Stepping up to first-class
Although Thompson and East proved themselves to be bowlers of high class, a weak batting line-up meant that the team remained close to the bottom of the championship table until Sydney Smith arrived in 1909. After three years in the middle of the table, Northants surprisingly improved to finish second in 1912 and fourth in 1913. Thompson, Smith and William "Bumper" Wells formed one of the strongest attacks in county cricket at the time, whilst Smith and Haywood were the county's best batsmen.
Thompson and Smith finished playing after World War I and, during the inter-war period, Northamptonshire were regularly one of the weaker championship sides. This was exacerbated when Vallance Jupp declined due to age and, despite the arrival of Nobby Clark, a young left arm fast bowler from Huntingdonshire who burst onto the scene at the age of 20 in 1922 with 20 wickets at an average of 17.10 and Fred Bakewell, an exciting batsman who regularly exceeded 1000 runs a season, Northamptonshire could only finish above second from last four times between 1923 and 1948, finishing last every year from 1934 to 1938 and enduring a run of 99 matches from 14 May 1935 to 29 May 1939 without a single championship victory, a record that has never been beaten and doesn’t look like being beaten in the future. Things got worse for Northamptonshire during this time when Bakewell's career ended due to a broken arm in a car crash that also resulted in the fatality of teammate, Reginald Northway.
The post-war recovery
After the Second World War, things could only get better for Northamptonshire and they started by recruiting widely from other counties and countries, bringing in Freddie Brown from Surrey; the Australians Jock Livingston, George Tribe and Jack Manning; the New Zealander Peter Arnold; and the Cambridge University opening bat and leg-spinner Raman Subba Row. Brown joined as captain in 1949, and led the team to six place in his first season after previous years of disappointment. Under the new leadership of Dennis Brookes (a stalwart batsman for over 20 years), finished second in 1957, their best finish for 45 years. This was mainly due to the bowling attack of Frank Tyson, Vincent Broderick, Michael Allen, George Tribe and Manning. Northamptonshire were widely considered the best team in England in the late 1950s and early 1960s, during this time Keith Andrew, Northants best ever Wicket-keeper broke the records of most victims in an innings and a season.
Subsequently, the club has seen mixed fortunes. The club has had intermittent success in one-day competitions, but it has still not won the County Championship, although second place was achieved in each of 1957, 1965 and 1976. Nonetheless it has included several famous players qualified for England, including the South African-born batsman Allan Lamb; fast bowler David Larter; the hard hitting opener Colin Milburn, whose career was cut tragically short by an eye injury sustained in a car crash; the reliable batsmen David Steele and Rob Bailey; opening batsman Wayne Larkins; and all-rounders Peter Willey and David Capel.
Several notable overseas players such as Matthew Hayden, Curtly Ambrose, André Nel, Kapil Dev, Mike Hussey, Sarfraz Nawaz, Mushtaq Mohammad, Anil Kumble, Dennis Lillee and Bishen Bedi have starred for the club, which was particularly formidable as a one-day batting outfit in the late 1970s and early 1980s. More recently, Lance Klusener and Monty Panesar have been notable players.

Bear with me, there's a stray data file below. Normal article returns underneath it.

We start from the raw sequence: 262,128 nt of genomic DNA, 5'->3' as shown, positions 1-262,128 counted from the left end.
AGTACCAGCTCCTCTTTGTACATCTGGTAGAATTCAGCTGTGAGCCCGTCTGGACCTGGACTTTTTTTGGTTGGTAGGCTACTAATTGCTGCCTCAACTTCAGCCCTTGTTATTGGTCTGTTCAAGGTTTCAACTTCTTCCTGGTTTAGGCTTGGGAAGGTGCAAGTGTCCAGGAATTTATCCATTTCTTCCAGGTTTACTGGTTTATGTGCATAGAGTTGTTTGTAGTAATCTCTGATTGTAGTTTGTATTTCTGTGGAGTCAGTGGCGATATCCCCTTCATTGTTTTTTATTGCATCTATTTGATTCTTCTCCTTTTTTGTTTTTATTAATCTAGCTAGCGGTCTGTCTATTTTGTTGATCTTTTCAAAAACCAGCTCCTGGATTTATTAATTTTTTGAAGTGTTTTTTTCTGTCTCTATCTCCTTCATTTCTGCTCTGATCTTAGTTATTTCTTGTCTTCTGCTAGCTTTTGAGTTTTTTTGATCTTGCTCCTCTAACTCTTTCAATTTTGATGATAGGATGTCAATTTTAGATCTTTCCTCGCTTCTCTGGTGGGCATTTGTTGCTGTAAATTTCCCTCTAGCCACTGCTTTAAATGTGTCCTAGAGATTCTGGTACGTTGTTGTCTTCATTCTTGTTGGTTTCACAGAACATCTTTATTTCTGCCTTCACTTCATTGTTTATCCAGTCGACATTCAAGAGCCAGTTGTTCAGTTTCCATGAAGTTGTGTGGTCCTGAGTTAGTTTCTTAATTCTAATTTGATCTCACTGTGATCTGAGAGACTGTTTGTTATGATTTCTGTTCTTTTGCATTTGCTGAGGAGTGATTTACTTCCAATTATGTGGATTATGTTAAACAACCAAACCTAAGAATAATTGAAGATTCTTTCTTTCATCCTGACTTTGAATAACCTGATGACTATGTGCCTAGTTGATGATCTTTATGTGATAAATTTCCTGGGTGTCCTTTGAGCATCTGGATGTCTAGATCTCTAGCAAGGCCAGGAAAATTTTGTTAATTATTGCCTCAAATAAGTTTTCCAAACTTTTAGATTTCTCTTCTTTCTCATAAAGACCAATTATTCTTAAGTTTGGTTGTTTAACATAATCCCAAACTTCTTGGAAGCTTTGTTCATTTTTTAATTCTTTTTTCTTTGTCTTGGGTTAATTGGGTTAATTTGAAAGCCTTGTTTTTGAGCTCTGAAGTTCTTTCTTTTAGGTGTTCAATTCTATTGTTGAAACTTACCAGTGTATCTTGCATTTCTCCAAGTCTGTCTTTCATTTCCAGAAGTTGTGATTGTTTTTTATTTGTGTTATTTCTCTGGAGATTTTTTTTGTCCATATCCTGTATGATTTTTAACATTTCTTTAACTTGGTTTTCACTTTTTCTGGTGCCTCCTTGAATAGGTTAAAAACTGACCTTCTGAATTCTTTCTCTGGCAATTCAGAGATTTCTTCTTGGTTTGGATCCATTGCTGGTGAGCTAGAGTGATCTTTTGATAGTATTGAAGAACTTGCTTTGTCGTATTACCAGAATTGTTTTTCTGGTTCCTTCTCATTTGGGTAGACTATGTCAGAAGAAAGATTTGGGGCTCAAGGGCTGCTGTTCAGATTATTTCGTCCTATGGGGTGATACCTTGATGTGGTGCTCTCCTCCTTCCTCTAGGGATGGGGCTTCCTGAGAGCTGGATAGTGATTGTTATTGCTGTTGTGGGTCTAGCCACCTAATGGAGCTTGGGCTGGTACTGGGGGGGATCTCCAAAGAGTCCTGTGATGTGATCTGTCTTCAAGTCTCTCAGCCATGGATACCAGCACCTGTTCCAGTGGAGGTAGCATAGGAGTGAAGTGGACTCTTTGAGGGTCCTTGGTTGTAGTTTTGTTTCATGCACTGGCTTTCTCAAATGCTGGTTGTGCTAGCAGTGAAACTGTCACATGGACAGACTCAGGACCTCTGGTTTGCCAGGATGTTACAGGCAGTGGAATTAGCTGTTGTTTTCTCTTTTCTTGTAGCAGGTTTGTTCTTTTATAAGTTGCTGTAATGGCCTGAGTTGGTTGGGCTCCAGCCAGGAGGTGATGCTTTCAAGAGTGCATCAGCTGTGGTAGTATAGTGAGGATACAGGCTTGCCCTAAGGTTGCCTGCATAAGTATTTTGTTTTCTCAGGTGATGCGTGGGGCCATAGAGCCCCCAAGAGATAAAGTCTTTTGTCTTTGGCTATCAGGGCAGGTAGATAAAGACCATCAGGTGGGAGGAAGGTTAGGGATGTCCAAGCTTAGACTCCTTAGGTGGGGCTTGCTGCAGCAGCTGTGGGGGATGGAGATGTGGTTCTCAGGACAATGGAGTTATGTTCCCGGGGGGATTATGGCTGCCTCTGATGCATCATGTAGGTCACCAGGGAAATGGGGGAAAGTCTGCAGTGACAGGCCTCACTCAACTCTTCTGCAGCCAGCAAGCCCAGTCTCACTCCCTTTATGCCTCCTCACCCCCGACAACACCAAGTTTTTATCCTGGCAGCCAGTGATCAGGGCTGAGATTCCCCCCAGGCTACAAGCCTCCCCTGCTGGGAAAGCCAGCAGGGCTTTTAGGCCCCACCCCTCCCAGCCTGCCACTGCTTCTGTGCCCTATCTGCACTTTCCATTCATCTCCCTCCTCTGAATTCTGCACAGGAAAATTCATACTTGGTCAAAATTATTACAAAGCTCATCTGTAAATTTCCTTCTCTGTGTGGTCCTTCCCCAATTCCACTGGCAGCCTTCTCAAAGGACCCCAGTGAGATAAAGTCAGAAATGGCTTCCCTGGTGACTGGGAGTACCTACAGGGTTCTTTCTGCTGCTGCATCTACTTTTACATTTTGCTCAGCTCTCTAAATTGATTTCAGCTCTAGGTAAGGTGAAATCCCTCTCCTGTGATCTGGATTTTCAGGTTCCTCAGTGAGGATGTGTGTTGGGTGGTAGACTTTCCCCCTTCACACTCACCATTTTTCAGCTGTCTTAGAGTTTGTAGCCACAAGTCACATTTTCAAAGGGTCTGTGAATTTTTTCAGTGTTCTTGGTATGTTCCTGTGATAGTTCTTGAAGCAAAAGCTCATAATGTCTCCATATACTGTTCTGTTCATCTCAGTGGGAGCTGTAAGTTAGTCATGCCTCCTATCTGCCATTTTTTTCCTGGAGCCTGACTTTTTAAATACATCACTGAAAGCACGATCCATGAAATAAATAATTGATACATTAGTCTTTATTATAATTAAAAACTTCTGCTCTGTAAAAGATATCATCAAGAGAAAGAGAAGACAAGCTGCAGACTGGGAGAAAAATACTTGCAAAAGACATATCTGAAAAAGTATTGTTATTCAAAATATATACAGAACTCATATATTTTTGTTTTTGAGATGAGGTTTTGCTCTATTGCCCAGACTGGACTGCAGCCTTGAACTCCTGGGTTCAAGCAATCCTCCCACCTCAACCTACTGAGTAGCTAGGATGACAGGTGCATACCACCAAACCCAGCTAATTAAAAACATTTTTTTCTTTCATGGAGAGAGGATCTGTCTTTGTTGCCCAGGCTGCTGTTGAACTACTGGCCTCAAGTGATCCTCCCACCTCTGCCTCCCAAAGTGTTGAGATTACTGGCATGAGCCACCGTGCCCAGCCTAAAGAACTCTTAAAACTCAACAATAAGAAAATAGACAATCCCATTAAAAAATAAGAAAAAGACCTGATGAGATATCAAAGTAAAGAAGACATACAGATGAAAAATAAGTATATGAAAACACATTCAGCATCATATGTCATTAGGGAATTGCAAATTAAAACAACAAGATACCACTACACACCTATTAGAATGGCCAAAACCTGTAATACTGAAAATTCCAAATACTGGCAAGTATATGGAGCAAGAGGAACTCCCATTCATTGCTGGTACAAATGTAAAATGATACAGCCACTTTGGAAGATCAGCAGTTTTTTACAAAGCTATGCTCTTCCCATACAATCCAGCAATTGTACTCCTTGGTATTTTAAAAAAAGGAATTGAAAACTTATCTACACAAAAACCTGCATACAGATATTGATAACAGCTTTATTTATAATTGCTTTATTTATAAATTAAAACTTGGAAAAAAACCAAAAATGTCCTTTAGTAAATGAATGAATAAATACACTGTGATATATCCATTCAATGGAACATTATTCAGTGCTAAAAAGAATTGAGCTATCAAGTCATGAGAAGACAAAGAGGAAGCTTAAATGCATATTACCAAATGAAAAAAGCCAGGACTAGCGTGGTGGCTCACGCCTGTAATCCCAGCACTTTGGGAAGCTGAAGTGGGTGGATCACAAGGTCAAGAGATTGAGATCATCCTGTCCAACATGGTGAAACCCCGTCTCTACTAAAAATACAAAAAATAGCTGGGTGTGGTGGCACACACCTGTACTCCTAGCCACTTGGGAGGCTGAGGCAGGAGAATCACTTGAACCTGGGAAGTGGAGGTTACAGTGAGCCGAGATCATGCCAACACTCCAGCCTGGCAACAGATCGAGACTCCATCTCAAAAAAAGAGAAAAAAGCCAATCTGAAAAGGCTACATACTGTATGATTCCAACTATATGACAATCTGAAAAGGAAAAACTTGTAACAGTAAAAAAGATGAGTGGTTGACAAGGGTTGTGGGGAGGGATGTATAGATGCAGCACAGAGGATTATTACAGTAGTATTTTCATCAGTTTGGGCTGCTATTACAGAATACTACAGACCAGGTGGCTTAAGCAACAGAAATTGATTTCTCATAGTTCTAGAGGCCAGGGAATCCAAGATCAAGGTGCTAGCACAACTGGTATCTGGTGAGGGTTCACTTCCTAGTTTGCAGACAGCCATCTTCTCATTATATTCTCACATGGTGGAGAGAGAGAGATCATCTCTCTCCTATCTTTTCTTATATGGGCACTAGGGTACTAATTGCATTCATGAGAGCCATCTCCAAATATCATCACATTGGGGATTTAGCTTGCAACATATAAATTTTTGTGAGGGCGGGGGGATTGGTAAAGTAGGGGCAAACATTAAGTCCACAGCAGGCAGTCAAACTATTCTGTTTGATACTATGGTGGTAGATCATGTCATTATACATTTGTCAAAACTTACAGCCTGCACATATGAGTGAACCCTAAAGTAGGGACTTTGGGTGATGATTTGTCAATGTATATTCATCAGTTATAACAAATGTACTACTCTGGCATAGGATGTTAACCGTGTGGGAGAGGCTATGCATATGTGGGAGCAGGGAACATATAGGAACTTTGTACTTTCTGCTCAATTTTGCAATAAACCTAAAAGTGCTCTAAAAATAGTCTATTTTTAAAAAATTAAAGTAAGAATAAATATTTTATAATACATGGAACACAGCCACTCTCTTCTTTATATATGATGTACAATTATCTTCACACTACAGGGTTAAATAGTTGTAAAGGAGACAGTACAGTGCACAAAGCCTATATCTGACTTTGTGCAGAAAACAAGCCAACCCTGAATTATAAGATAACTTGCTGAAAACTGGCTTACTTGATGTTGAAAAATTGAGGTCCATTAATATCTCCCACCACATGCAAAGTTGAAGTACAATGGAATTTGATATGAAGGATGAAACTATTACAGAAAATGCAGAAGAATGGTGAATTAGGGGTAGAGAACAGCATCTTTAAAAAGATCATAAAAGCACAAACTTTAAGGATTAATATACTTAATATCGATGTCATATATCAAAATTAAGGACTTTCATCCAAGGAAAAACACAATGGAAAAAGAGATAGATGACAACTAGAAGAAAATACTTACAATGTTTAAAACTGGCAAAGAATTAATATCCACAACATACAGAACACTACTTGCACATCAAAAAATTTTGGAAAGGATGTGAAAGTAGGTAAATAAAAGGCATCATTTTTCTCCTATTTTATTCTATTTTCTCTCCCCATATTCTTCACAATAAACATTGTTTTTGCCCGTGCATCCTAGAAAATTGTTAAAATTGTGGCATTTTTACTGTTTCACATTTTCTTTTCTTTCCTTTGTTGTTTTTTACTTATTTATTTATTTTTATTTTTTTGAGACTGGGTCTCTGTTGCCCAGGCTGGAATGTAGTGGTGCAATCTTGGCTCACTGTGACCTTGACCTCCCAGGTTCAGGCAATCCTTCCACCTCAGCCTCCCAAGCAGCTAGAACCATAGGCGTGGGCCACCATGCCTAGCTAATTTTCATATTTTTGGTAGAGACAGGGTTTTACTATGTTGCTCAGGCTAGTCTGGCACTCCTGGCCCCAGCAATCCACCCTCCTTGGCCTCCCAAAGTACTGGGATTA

Northants have recently been criticised for the number of Kolpak players in the team, but for the 2009 season there were only three in Andrew Hall, Johan van der Wath and Nicky Boje, and only one in 2013 in Hall.
As with all county cricket clubs, Northamptonshire CCC represents the historic county and not any modern or current administrative unit. In Northamptonshire's case, this means the county of Northamptonshire and the Town of Northampton, although the club have in the past played some home matches outside the historic borders such as in Luton and Milton Keynes.
Northamptonshire first played at the county ground in Northampton in 1905, and continue to do so till this day even though Northampton Town F.C. shared the ground up until 1994 when the Cobblers moved to Sixfields Stadium. After the football club moved, the ground at the Abington Avenue was demolished and replaced by a new indoor school which includes seating looking on to the ground. In 2009, Northants cricket announced plans to improve the ground by building two new stands on the scoreboard side of the ground, there will also be a permanent commentary box with a view to have a 'mini Lord's' style media centre.
|Name of ground||Location||Year||FC
|Campbell Park||Milton Keynes||1997–present||–||2||3||5|
|Ideal Clothiers Ground||Wellingborough||1929||1||–||–||1|
Updated: 6 November 2009
- President: The Rt Hon. the Lord Naseby
- Chairman: Gavin Warren
- Chief Executive: Ray Payne
- Scorer: Tony Kingston
- Head Groundsman: Paul Marshall
- Head Coach: David Ripley
- Academy Director/2nd XI Coach: Phil Rowe
- Performance Coach/Fielding Coach: Kevin Innes
- Head Physiotherapist/Science and Medicine Lead Coach: Barry Goudriaan
- Head Strength and Conditioning Coach: Chris Tombs
The Northamptonshire squad for the 2016 season consists of (this section could change as players are released or signed):
- No. denotes the player's squad number, as worn on the back of their shirt.
- denotes players with international caps.
- county cap. denotes a player who has been awarded a
|No.||Name||Nationality||Birth date||Batting Style||Bowling Style||Notes|